Saenredam’s success, however, was based on more than an accurate understanding of architecture: he also knew how to adapt and exaggerate for effect. Comparing this painting with his drawing we can see that he has stretched the height of the columns, the spaces above the arches and the vaults. This gives a greater feeling of loftiness, emphasised by the way that sunlight floods the building. An ability to capture the play of light on stone was another great strength of his. Here it filters through the windows, glows and reflects with varying intensity on the piers, arches and cavernous spaces of the ceilings, and gleams on the tombstones and cracked red-and-white marble pavement.
Given that this is a church, there is a religious significance to the sense of a lofty building infused with peace and light. The Buurkerk was not a contemporary building: the columns and arches date from the thirteenth to the fifteenth centuries. But the church had been handed over to Protestant worshippers about 60 years before, in 1586, and then remodelled in the new, unadorned Protestant aesthetic. Saenredam implicitly celebrates this transformation. The walls, once multicoloured, have been whitewashed, the altarpieces removed, and the side chapels decommissioned.
There are direct references to other religious themes too. Above the two boys in the foreground hang the Ten Commandments (laws on how to live properly, recorded in the Old Testament) and the head and shoulders of Moses, the prophet who received them from God. The theme of obedience is underscored by one boy’s attempt to train a small dog. While we can’t be sure that the boys were painted by Saenredam, they were almost certainly added by a contemporary artist, and so give an insight into how the painting would have been understood at the time. The other figures, almost certainly by Saenredam, contribute to our understanding of scale and perspective in the painting, as well as to a sense of the church as a social space.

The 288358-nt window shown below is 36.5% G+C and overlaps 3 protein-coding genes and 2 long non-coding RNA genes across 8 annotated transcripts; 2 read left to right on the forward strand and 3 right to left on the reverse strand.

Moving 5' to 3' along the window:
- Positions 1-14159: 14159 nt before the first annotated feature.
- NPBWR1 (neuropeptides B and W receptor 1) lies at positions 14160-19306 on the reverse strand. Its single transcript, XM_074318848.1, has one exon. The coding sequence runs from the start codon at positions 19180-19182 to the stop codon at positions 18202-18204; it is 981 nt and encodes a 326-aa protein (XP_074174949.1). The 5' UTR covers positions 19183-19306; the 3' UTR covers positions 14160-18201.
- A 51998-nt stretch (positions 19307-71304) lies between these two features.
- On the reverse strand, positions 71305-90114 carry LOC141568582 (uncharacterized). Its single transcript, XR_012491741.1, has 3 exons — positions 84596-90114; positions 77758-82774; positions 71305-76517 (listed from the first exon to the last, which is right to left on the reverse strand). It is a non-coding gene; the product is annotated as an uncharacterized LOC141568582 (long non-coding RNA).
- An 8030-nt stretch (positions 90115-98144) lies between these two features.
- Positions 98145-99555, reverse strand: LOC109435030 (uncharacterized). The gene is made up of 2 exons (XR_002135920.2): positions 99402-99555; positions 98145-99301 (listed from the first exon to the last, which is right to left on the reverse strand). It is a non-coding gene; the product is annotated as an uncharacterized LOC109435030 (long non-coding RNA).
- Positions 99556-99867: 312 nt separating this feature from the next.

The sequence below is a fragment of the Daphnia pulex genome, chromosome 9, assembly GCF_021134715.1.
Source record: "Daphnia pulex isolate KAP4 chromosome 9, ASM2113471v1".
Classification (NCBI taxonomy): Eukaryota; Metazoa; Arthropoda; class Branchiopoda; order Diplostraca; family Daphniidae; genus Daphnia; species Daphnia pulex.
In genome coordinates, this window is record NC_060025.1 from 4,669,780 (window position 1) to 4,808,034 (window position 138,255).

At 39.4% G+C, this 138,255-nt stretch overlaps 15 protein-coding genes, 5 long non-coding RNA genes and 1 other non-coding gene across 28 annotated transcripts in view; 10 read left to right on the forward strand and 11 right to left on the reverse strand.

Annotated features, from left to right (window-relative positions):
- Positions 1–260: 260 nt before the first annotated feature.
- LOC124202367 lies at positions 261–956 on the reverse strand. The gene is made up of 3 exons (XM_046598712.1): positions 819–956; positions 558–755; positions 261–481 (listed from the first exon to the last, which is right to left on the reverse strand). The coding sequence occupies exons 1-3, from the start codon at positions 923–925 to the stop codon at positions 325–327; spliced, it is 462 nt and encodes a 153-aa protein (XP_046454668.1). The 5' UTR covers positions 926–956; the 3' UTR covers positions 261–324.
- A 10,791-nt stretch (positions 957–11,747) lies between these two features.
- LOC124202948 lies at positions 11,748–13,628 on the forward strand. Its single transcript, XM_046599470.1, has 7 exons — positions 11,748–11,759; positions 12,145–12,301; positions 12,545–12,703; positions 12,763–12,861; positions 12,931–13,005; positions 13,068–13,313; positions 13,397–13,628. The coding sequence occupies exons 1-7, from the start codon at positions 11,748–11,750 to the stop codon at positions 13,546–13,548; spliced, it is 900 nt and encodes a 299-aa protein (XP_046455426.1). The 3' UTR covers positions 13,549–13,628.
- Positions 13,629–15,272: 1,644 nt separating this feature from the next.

Graffiti on the column in the foreground gives the name of the church, the date and the authorship of the painting; the drawing above is a clumsy illustration of an episode from the story of the four sons of Aymon. This was a French medieval story, but in seventeenth-century Holland it was popularised in widely available and relatively cheap books (Volksbuchs or ‘chapbooks’) which retold epic stories about medieval knights. Four brothers are shown escaping on their magic horse Bayard, after one of them, Reinout van Montalbaen, killed the nephew of Charlemagne, Holy Roman Emperor, in a brawl. Graffiti was common in churches and it’s not clear whether Saenredam simply copied the drawing as he saw it, or whether he added it because Reinout was associated with church building. The story is a complex one, but Reinout eventually embraced a religious life and helped in the construction of Cologne Cathedral.
There is another of Saenredam’s paintings in our collection, of a church in the town where he was based: The Interior of the Grote Kerk at Haarlem.